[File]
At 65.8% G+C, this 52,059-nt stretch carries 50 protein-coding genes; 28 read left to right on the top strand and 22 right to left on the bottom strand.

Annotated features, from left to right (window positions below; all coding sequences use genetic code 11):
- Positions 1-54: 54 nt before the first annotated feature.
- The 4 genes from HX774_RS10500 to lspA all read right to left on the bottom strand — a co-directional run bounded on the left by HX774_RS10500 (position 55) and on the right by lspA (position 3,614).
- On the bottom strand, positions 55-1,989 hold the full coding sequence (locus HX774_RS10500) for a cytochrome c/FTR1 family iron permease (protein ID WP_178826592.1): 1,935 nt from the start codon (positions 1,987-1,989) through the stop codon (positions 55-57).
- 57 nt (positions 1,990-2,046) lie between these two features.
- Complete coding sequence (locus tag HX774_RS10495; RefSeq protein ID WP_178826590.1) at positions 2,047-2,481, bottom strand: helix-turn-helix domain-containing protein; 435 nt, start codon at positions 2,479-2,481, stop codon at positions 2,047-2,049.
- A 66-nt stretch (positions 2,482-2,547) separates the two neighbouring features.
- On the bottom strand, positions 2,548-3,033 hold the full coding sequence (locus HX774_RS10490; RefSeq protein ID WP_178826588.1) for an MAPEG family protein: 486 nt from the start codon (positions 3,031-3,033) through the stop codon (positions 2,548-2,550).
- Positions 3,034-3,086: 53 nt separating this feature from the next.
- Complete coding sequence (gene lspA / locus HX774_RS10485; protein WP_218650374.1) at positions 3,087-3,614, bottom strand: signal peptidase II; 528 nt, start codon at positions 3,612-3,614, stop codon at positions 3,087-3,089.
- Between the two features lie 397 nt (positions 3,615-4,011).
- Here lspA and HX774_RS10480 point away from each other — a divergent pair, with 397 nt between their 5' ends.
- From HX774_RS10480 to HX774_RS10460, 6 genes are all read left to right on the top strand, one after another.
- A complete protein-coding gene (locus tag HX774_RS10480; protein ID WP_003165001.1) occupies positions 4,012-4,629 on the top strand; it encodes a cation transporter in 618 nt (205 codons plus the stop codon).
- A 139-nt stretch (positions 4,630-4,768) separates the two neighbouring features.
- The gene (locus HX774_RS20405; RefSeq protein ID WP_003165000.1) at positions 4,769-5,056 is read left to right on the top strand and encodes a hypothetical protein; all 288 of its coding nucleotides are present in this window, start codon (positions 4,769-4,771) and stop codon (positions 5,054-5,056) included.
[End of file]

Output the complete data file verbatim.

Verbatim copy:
At 65.8% G+C, this 52,059-nt stretch carries 50 protein-coding genes; 28 read left to right on the top strand and 22 right to left on the bottom strand.

Annotated features, from left to right (window positions below; all coding sequences use genetic code 11):
- Positions 1-54: 54 nt before the first annotated feature.
- The 4 genes from HX774_RS10500 to lspA all read right to left on the bottom strand — a co-directional run bounded on the left by HX774_RS10500 (position 55) and on the right by lspA (position 3,614).
- On the bottom strand, positions 55-1,989 hold the full coding sequence (locus HX774_RS10500) for a cytochrome c/FTR1 family iron permease (protein ID WP_178826592.1): 1,935 nt from the start codon (positions 1,987-1,989) through the stop codon (positions 55-57).
- 57 nt (positions 1,990-2,046) lie between these two features.
- Complete coding sequence (locus tag HX774_RS10495; RefSeq protein ID WP_178826590.1) at positions 2,047-2,481, bottom strand: helix-turn-helix domain-containing protein; 435 nt, start codon at positions 2,479-2,481, stop codon at positions 2,047-2,049.
- A 66-nt stretch (positions 2,482-2,547) separates the two neighbouring features.
- On the bottom strand, positions 2,548-3,033 hold the full coding sequence (locus HX774_RS10490; RefSeq protein ID WP_178826588.1) for an MAPEG family protein: 486 nt from the start codon (positions 3,031-3,033) through the stop codon (positions 2,548-2,550).
- Positions 3,034-3,086: 53 nt separating this feature from the next.
- Complete coding sequence (gene lspA / locus HX774_RS10485; protein WP_218650374.1) at positions 3,087-3,614, bottom strand: signal peptidase II; 528 nt, start codon at positions 3,612-3,614, stop codon at positions 3,087-3,089.
- Between the two features lie 397 nt (positions 3,615-4,011).
- Here lspA and HX774_RS10480 point away from each other — a divergent pair, with 397 nt between their 5' ends.
- From HX774_RS10480 to HX774_RS10460, 6 genes are all read left to right on the top strand, one after another.
- A complete protein-coding gene (locus tag HX774_RS10480; protein ID WP_003165001.1) occupies positions 4,012-4,629 on the top strand; it encodes a cation transporter in 618 nt (205 codons plus the stop codon).
- A 139-nt stretch (positions 4,630-4,768) separates the two neighbouring features.
- The gene (locus HX774_RS20405; RefSeq protein ID WP_003165000.1) at positions 4,769-5,056 is read left to right on the top strand and encodes a hypothetical protein; all 288 of its coding nucleotides are present in this window, start codon (positions 4,769-4,771) and stop codon (positions 5,054-5,056) included.